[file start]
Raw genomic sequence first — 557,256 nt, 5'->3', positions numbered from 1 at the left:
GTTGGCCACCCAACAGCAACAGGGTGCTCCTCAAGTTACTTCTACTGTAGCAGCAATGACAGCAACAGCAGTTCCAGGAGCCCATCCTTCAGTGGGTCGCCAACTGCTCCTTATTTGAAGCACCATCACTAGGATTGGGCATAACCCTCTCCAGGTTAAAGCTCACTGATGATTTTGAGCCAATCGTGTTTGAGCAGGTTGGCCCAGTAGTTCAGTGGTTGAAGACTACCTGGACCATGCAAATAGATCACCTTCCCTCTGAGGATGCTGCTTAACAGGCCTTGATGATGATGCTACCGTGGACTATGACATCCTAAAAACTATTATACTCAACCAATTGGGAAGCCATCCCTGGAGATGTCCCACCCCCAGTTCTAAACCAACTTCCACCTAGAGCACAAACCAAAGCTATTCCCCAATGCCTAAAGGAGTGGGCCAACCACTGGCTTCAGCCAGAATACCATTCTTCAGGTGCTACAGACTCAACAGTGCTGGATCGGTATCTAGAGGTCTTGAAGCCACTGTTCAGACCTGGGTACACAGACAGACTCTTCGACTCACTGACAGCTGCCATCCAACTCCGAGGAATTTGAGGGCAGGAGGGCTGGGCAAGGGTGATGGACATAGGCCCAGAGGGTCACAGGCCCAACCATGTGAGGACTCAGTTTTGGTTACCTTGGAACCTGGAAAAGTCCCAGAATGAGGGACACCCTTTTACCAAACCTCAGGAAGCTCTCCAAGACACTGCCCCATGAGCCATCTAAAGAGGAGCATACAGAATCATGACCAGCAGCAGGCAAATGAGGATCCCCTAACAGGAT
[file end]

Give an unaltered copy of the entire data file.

Raw genomic sequence first — 557,256 nt, 5'->3', positions numbered from 1 at the left:
GTTGGCCACCCAACAGCAACAGGGTGCTCCTCAAGTTACTTCTACTGTAGCAGCAATGACAGCAACAGCAGTTCCAGGAGCCCATCCTTCAGTGGGTCGCCAACTGCTCCTTATTTGAAGCACCATCACTAGGATTGGGCATAACCCTCTCCAGGTTAAAGCTCACTGATGATTTTGAGCCAATCGTGTTTGAGCAGGTTGGCCCAGTAGTTCAGTGGTTGAAGACTACCTGGACCATGCAAATAGATCACCTTCCCTCTGAGGATGCTGCTTAACAGGCCTTGATGATGATGCTACCGTGGACTATGACATCCTAAAAACTATTATACTCAACCAATTGGGAAGCCATCCCTGGAGATGTCCCACCCCCAGTTCTAAACCAACTTCCACCTAGAGCACAAACCAAAGCTATTCCCCAATGCCTAAAGGAGTGGGCCAACCACTGGCTTCAGCCAGAATACCATTCTTCAGGTGCTACAGACTCAACAGTGCTGGATCGGTATCTAGAGGTCTTGAAGCCACTGTTCAGACCTGGGTACACAGACAGACTCTTCGACTCACTGACAGCTGCCATCCAACTCCGAGGAATTTGAGGGCAGGAGGGCTGGGCAAGGGTGATGGACATAGGCCCAGAGGGTCACAGGCCCAACCATGTGAGGACTCAGTTTTGGTTACCTTGGAACCTGGAAAAGTCCCAGAATGAGGGACACCCTTTTACCAAACCTCAGGAAGCTCTCCAAGACACTGCCCCATGAGCCATCTAAAGAGGAGCATACAGAATCATGACCAGCAGCAGGCAAATGAGGATCCCCTAACAGGAT